After quadzillions of dollars spent, all sorts of massive data bases and so on, one can say that the reason cancer rates are going to be overwhelming is the failure of research to win the War.  Cancer is a hugely complex problem, but the increase is not due to a failure of the researchers.  Instead, it's a failure of the patients!

We continue to live in ways that are epidemiologically known to increase cancer risk.  Smoking is the main culprit. Being overweight seems for some reason to be another.  Alcohol is, too, or so the story goes.  These and other lifestyle factors have indirect mechanisms, mostly unknown, by which they increase cancer risk.  Mainly, however, they lead to needless mutations in our cells, even if just because bad lifestyle habits increase the numbers of cell divisions we experience.

The failure is not one of geneticists, but of the inability of society to put to work what science has discovered.  Here we include epidemiology as well as health education, not just--indeed, not mainly--genetics (even if, at the cell level, cancer is largely a genetic disease).  We don't know how to get people to stop risky behavior even when they know it's bad.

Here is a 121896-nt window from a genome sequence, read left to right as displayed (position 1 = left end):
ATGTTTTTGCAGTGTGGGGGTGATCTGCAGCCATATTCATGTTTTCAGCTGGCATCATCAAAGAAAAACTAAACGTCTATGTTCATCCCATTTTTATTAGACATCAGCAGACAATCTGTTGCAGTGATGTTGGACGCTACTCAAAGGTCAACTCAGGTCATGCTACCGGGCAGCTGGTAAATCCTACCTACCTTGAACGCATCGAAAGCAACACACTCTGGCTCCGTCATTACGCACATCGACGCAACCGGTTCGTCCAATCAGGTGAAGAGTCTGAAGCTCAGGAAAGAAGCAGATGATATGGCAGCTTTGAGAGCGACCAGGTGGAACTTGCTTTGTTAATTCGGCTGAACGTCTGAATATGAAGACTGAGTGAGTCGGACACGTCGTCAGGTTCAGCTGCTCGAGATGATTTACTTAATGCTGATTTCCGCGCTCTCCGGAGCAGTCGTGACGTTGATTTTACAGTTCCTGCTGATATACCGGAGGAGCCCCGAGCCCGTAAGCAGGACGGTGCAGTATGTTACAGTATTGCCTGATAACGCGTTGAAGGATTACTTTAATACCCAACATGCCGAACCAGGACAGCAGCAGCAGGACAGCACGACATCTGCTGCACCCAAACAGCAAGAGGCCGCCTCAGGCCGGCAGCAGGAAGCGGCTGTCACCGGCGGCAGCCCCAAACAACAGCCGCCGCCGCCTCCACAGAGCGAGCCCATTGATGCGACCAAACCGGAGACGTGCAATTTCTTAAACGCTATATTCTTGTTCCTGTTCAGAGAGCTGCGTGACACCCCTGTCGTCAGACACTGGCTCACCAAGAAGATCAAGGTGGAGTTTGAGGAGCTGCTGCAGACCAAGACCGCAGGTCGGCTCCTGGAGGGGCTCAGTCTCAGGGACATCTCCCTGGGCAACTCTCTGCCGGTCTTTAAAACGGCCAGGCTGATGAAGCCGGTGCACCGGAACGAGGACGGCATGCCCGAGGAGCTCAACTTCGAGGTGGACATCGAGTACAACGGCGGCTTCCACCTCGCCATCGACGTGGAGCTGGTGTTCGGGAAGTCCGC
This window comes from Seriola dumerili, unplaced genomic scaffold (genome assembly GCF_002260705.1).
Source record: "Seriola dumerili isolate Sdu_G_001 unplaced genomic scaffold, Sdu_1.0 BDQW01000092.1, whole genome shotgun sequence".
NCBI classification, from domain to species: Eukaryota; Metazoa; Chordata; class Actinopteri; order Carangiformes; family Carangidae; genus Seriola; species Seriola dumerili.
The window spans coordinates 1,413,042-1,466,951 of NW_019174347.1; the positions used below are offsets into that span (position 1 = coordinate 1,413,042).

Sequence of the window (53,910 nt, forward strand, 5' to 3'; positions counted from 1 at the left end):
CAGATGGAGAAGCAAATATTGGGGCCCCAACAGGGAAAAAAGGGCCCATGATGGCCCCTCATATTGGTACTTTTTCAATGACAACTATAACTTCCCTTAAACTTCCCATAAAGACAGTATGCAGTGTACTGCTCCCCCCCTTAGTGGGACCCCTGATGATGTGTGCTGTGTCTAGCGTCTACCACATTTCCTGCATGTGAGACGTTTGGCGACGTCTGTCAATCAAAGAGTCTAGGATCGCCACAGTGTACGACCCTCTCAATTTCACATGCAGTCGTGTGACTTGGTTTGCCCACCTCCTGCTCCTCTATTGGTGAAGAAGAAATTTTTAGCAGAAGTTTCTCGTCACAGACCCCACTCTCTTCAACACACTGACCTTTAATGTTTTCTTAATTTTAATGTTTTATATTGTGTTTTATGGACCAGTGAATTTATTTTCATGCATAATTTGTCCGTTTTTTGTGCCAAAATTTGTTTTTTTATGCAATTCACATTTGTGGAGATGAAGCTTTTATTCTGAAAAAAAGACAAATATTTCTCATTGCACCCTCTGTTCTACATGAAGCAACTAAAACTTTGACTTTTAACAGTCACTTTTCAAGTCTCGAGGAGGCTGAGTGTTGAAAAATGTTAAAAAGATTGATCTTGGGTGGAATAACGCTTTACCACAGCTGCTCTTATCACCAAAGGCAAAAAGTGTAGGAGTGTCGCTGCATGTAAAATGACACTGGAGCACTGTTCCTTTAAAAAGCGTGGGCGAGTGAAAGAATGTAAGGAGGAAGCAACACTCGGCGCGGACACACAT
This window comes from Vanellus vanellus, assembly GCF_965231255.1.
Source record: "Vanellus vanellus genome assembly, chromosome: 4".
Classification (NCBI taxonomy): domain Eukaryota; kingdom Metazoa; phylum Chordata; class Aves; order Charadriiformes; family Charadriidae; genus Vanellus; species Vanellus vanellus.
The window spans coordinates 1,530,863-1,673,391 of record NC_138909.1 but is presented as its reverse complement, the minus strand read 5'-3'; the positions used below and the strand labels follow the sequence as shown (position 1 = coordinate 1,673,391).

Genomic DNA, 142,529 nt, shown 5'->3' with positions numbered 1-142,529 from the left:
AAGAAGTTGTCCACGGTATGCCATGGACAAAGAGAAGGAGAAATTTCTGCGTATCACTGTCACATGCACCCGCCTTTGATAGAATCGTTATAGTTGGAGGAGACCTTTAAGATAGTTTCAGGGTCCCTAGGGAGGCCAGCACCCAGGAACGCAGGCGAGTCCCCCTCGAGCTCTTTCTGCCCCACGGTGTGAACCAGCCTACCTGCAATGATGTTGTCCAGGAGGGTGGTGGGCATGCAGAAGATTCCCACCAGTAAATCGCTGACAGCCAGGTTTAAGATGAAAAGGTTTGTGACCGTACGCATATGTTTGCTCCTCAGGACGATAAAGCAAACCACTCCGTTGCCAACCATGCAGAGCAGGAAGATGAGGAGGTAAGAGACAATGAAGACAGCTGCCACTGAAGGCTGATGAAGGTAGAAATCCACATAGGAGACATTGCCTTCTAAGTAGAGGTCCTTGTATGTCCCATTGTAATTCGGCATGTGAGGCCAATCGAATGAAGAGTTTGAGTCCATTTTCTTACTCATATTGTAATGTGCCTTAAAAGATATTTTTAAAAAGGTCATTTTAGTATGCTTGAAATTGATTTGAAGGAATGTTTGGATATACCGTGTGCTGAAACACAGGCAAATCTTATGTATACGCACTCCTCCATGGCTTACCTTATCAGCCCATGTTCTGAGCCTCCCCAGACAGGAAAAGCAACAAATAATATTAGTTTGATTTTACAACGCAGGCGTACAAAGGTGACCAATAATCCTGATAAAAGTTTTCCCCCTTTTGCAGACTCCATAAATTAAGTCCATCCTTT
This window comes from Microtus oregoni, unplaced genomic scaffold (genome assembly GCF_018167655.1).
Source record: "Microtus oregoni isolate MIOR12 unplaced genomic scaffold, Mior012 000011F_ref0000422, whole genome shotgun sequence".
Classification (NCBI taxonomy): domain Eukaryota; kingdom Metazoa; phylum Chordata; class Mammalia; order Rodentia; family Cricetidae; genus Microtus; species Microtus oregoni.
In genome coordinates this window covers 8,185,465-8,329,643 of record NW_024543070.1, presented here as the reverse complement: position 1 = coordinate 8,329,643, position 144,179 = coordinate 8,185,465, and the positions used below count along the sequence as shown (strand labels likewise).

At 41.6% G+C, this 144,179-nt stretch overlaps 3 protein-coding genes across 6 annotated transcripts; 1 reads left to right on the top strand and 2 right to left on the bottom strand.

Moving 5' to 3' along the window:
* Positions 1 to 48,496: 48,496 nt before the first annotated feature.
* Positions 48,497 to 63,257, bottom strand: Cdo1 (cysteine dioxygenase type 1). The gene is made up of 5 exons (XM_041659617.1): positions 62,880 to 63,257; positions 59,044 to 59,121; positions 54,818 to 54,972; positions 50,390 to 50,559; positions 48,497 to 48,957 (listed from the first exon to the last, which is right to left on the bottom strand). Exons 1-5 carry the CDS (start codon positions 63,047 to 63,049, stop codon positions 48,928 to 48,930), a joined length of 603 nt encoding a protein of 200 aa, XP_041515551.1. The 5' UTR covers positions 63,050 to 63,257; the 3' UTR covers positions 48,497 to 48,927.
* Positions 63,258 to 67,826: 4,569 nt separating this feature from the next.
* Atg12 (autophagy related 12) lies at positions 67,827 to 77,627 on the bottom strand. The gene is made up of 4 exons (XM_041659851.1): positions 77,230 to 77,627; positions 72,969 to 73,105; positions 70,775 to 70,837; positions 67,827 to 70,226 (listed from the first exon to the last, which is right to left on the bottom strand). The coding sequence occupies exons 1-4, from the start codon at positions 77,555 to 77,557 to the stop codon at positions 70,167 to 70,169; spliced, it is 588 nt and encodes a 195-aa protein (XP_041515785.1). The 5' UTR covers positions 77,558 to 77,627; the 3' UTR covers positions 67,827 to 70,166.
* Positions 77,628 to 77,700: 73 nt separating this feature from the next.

One can debate the reasons, and libertarians will differ about this from interventionists.  Unfortunately, one way or another, we all have to bear a share of the costly treatment (and research) that bad behavior occasions.

Worse is that the excess cases due to exposure to bad behaviors blurs the distinction between cases that might have clear-cut genetic causes that really could benefit from focused research.  This applies as well to heart disease, diabetes, and other quasi-pandemics of our time.

So you can wage a War-on, and be technically quite successful even in the face of daunting complexity, but if the enemy forces just keep increasing like a tsunami, you will be overwhelmed and it will seem that you've lost.  Here, the loss is in terms of prevention.  Unfortunately, preventive measures can save or spare more people from cancer than all the genetics and similar research one could throw mega-bucks at.

Playing the waiting game